“I am convinced,” he said during the opening press conference, “that we have to distinguish between the artist and the man.”
Not long afterward, jury president Martel countered: “I don’t separate the work from the author,” adding that she has “recognised a lot of humanity in Polanski’s previous films.”
Cinema scholar and historian Kristin Thompson, honorary fellow in University of Wisconsin-Madison’s Department of Communication Arts, attended the Venice festival and caught the world premiere of Polanski’s film.
“I have to say: very well-directed,” she says, acknowledging that for countless moviegoers, activists and abuse victims appalled by Polanski’s fugitive status, quality remains a non-issue.
Thompson, who runs the sterling film website Observations on Film Art with her husband, David Bordwell, says she “completely sympathises” with the women who walked out at the Cesars Friday. “What bothers me,” she adds, “is that a lot of other people besides Polanski worked on Polanski’s film. Hundreds of people. I don’t see how you can condemn the entire film on the basis of the director … . (W)ould some protesters go so far as to say that nobody should’ve taken a job on the film? That nobody should’ve worked on it? That’s going pretty far. And I think we shouldn’t go that far in judgment.”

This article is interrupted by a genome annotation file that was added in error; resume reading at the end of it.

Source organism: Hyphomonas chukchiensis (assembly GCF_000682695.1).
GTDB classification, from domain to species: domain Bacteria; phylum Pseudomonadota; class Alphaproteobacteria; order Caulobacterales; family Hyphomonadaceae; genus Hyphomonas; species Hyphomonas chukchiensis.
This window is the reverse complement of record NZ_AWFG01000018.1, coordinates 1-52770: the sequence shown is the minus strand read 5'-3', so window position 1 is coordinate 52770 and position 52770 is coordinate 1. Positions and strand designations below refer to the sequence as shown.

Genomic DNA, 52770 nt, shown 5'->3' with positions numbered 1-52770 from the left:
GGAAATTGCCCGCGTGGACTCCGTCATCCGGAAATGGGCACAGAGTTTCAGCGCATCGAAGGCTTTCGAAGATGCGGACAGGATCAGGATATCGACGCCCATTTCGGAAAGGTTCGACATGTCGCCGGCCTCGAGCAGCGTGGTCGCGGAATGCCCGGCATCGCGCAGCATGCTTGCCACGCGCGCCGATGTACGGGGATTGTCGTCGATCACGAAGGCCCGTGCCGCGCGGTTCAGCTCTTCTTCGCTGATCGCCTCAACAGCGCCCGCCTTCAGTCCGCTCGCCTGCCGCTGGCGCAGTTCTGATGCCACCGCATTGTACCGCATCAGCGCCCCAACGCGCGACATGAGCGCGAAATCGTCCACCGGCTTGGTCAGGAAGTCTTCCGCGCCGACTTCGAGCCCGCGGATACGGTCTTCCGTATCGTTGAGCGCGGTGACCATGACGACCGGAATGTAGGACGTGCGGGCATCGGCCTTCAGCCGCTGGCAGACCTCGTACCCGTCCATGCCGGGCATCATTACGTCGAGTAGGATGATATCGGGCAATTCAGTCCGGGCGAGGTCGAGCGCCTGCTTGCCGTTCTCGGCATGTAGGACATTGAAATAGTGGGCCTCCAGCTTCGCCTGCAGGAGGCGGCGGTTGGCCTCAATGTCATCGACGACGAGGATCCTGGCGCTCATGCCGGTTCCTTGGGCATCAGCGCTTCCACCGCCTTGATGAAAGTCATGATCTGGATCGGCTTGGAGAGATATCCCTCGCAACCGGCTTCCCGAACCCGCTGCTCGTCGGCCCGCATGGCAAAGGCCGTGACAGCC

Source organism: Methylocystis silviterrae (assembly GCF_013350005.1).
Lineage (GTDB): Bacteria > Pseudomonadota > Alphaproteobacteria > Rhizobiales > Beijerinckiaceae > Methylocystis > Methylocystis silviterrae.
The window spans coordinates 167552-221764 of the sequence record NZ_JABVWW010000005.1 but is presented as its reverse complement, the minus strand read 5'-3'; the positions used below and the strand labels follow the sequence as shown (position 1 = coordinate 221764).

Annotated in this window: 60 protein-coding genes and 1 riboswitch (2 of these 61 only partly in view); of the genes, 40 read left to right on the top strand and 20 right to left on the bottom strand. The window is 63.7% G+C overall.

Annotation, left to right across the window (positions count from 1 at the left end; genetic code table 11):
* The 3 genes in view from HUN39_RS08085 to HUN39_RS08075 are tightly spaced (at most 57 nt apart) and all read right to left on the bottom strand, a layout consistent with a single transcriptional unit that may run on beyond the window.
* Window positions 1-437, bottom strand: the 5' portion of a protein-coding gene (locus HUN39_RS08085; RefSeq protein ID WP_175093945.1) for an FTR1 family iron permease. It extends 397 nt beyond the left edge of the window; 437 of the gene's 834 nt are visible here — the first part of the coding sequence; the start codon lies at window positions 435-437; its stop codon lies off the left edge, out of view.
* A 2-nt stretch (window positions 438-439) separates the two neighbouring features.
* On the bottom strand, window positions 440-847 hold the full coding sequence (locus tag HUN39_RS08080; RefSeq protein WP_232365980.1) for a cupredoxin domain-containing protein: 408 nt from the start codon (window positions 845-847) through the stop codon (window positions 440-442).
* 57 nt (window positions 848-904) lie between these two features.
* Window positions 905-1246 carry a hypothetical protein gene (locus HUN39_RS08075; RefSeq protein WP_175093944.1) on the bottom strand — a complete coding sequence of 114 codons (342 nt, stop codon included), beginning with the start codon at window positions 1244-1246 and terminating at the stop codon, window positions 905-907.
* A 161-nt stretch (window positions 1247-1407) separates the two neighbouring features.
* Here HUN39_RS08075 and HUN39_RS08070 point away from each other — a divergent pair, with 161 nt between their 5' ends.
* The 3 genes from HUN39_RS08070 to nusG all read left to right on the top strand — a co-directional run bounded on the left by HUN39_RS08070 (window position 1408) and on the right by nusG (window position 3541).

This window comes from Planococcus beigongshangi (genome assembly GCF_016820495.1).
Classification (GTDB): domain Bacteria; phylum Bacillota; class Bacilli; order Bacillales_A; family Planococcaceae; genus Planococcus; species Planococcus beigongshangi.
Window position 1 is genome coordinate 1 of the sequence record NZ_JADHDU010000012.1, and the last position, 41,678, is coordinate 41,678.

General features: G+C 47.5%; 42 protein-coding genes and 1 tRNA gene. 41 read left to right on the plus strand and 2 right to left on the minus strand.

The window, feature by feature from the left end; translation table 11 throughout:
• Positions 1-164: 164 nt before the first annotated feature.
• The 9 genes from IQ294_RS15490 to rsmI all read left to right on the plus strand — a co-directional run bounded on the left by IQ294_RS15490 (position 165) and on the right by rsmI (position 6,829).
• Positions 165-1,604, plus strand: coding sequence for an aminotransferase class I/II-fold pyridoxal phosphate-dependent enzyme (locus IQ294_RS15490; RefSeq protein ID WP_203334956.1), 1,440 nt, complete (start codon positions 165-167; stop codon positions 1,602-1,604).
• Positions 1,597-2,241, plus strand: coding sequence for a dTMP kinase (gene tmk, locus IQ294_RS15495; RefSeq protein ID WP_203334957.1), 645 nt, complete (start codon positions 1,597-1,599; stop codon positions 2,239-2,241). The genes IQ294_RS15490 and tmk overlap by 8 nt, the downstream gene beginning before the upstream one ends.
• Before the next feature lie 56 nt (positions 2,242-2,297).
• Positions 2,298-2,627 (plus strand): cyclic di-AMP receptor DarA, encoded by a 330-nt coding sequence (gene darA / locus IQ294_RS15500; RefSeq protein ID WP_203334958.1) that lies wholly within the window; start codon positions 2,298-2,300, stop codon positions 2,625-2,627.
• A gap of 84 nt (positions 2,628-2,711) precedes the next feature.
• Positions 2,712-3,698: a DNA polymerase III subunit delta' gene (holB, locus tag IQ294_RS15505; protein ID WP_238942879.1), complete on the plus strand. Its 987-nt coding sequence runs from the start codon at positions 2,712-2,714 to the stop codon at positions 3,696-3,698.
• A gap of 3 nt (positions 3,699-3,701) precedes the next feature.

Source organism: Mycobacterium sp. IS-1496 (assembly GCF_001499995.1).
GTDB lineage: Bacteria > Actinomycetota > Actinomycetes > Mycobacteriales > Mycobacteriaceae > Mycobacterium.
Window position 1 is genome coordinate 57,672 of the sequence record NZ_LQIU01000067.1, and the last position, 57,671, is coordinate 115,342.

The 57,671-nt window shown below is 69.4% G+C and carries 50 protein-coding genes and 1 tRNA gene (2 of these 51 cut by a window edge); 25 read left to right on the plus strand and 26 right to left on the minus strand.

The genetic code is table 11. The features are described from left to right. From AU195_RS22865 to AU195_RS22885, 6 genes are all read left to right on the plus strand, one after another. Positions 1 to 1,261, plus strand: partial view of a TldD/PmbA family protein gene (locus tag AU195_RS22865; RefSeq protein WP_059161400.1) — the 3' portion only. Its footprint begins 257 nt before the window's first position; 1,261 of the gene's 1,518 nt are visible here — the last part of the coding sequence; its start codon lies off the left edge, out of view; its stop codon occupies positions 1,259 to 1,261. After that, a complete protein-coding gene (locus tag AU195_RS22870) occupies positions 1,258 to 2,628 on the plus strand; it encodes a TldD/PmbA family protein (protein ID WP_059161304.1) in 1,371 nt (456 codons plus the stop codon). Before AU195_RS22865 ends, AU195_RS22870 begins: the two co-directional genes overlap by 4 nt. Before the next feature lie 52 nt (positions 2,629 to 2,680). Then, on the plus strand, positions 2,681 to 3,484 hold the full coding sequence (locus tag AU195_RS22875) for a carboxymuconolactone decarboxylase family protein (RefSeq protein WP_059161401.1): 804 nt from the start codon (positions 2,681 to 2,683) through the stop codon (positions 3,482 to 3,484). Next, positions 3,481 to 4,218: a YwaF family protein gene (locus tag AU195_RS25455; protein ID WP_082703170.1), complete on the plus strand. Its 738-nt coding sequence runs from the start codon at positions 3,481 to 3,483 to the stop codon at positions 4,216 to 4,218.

The worldwide #MeToo movement hasn’t moved at the same rate of speed or enlightenment, country to country, person to person. So many sharp, well-intentioned minds have changed so quickly on so many personal fronts. Kate Winslet worked with Polanski on the 2011 film Carnage. She co-starred in Woody Allen’s 2017 film Wonder Wheel. Polanski’s rap sheet was well known; Allen was a different matter, having been accused (though never charged) of child sexual abuse by his adoptive daughter, Dylan Farrow.
In 2017, Winslet told The New York Times: “Having thought it all through, you put it to one side and just work with the person. Woody Allen is an incredible director. So is Roman Polanski. I had an extraordinary working experience with both of those men, and that’s the truth.”
Four months later, Winslet recanted, acknowledging an internal reckoning and the “bitter regrets I have at (my) poor decision to work with individuals with whom I wish I had not. Sexual abuse is a crime. It lies with all of us to listen to the smallest of voices.”
In the meantime, Allen’s memoir, Apropos of Nothing, which was largely thought unpublishable, has been acquired by Grand Central Publishing, a division of Hachette Book Group (which published Ronan Farrow’s expose Catch and Kill that led to #MeToo), and will be released on April 7.
For Reeder, recently praised by Parasite Oscar winner Bong Joon Ho as one of 20 directors worldwide paving the cinematic way forward, the Allen conundrum is relatively easy. “I’ve never been a big fan of his, so it’s easier for me to turn away from his work,” she says. As for Polanski, she says, she plans on seeing An Officer and a Spy if it ever becomes available.
“Seeing, critiquing, arguing over that film, and others like it,” she says, “is important. But that doesn’t mean I’m forgiving. Or forgetting.”
Chicago Tribune, with this masthead’s staff